Proponents of easing the global ban on ivory are ignoring the fact that it was a legal market for ivory that pushed elephants toward extinction only a few decades ago. What’s needed now is not a legal ivory market, but better regulation and enforcement of the existing ban.
Read the Counterpoint article
Ivory Trade in U.S. Continues
In the last year, the U.S. government and nonprofits have put a spotlight on the illegal poaching of Africa’s elephants and Asia’s insatiable demand for ivory. But the media coverage has ignored a dirty secret: The U.S. has its own large ivory trade that has not been adequately regulated.
Poaching Pangolins: An Obscure
Creature Faces Uncertain Future
The pangolin does not make headlines the way elephants or rhinos do. But the survival of this uncharismatic, armor-plated animal is being threatened by a gruesome trade in its meat and its scales.
The War on African Poaching:
Is Militarization Fated to Fail?
African countries and private game reserves are engaging in an increasingly sophisticated arms race against poachers, yet the slaughter of elephants and rhinos continues. Some experts argue that the battle must be joined on a far wider front that targets demand in Asia and judicial dysfunction in Africa.
In Galápagos, An Insidious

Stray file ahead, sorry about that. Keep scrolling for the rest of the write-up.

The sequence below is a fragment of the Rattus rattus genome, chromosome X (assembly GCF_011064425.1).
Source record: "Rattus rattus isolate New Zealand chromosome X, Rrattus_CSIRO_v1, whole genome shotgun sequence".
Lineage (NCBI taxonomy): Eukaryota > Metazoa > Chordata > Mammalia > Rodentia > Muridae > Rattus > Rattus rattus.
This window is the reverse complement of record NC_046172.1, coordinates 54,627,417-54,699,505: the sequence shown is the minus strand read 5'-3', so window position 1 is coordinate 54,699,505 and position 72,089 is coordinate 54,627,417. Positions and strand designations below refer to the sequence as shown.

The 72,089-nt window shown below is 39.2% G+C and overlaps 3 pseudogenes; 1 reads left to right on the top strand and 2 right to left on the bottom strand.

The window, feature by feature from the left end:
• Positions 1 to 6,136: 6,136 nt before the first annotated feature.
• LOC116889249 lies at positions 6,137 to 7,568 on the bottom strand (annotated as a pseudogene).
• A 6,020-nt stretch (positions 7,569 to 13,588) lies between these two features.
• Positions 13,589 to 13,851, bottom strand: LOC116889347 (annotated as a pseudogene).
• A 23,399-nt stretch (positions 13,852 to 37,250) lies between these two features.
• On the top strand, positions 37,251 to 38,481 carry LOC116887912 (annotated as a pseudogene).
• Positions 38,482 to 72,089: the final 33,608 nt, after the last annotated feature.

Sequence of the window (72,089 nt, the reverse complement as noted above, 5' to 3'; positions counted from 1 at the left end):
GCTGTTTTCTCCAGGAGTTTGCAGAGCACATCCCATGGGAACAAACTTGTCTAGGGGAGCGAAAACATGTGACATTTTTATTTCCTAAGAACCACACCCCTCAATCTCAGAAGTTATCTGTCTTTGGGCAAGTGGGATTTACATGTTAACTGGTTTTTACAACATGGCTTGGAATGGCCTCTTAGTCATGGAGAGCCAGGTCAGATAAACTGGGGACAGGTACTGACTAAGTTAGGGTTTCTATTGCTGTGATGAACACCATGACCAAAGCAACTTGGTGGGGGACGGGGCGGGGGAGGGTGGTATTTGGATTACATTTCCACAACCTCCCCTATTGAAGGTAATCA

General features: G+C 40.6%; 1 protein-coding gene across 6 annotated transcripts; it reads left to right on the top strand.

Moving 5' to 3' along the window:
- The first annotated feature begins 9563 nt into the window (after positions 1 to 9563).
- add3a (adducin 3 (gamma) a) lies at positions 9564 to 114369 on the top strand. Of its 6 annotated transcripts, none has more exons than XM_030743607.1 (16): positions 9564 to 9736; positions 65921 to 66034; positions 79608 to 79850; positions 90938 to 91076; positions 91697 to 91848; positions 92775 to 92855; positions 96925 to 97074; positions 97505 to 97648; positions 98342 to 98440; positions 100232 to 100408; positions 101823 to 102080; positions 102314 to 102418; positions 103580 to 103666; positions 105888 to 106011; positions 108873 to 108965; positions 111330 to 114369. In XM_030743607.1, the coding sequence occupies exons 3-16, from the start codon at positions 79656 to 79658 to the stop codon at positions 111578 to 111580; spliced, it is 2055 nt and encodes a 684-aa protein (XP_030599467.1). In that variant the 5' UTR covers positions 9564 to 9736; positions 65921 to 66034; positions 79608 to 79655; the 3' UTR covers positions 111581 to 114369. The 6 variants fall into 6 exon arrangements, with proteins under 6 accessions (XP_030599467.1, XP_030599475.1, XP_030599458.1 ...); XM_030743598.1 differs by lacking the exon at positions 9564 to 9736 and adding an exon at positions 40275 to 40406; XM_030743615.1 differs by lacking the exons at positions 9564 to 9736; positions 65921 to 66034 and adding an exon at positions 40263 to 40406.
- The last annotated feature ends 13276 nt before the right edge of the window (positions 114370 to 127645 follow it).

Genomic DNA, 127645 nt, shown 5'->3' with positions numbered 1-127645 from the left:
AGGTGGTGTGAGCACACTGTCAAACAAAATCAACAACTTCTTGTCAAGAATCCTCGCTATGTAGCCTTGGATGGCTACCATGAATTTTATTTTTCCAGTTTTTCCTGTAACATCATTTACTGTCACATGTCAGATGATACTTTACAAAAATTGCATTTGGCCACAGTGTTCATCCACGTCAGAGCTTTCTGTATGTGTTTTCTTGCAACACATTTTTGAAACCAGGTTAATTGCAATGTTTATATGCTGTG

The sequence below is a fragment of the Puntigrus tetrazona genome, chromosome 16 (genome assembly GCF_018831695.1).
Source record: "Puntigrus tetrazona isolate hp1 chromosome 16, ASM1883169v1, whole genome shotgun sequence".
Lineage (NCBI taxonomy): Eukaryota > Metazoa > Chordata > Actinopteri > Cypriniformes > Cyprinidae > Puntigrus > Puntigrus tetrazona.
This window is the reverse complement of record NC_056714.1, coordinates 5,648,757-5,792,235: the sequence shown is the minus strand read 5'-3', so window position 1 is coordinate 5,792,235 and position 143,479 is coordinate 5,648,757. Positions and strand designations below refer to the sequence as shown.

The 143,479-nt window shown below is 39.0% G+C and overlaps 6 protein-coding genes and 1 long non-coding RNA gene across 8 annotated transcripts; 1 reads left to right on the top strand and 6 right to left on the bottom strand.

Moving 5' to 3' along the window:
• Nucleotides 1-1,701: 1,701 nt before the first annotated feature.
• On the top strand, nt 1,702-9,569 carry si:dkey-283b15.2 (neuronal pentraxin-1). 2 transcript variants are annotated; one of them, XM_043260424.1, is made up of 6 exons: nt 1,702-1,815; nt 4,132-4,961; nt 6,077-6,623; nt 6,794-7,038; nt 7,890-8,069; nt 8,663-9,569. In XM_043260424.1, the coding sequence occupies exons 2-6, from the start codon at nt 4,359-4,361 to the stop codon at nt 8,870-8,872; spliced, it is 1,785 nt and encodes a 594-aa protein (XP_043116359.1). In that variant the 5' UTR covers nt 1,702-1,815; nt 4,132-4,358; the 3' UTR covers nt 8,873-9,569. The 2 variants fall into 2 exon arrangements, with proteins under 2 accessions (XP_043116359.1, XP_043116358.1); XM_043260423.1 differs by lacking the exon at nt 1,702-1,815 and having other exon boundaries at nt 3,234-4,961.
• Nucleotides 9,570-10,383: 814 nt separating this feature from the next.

Threat to Darwin's Finches
The birds that have come to be known as Darwin's finches have long intrigued students of evolution. But now, Elizabeth Kolbert
reports, a parasitic fly introduced to the Galápagos Islands is threatening the future of one or more of these iconic finch species.
Michael Pollan on the Links
Between Biodiversity and Health
Author Michael Pollan has often written about people’s relationship to the natural world. In a Yale Environment 360
interview, he talks about researching his latest book and what he learned about the connections between ecology and human health.
As Tigers Near Extinction,
A Last-Ditch Strategy Emerges
In the past century, populations of wild tigers have plummeted from 100,000 to 3,500. Now the World Bank and conservationists have launched an eleventh-hour effort to save this great predator, focusing on reining in the black market for tiger parts and ending the destruction of tiger habitat.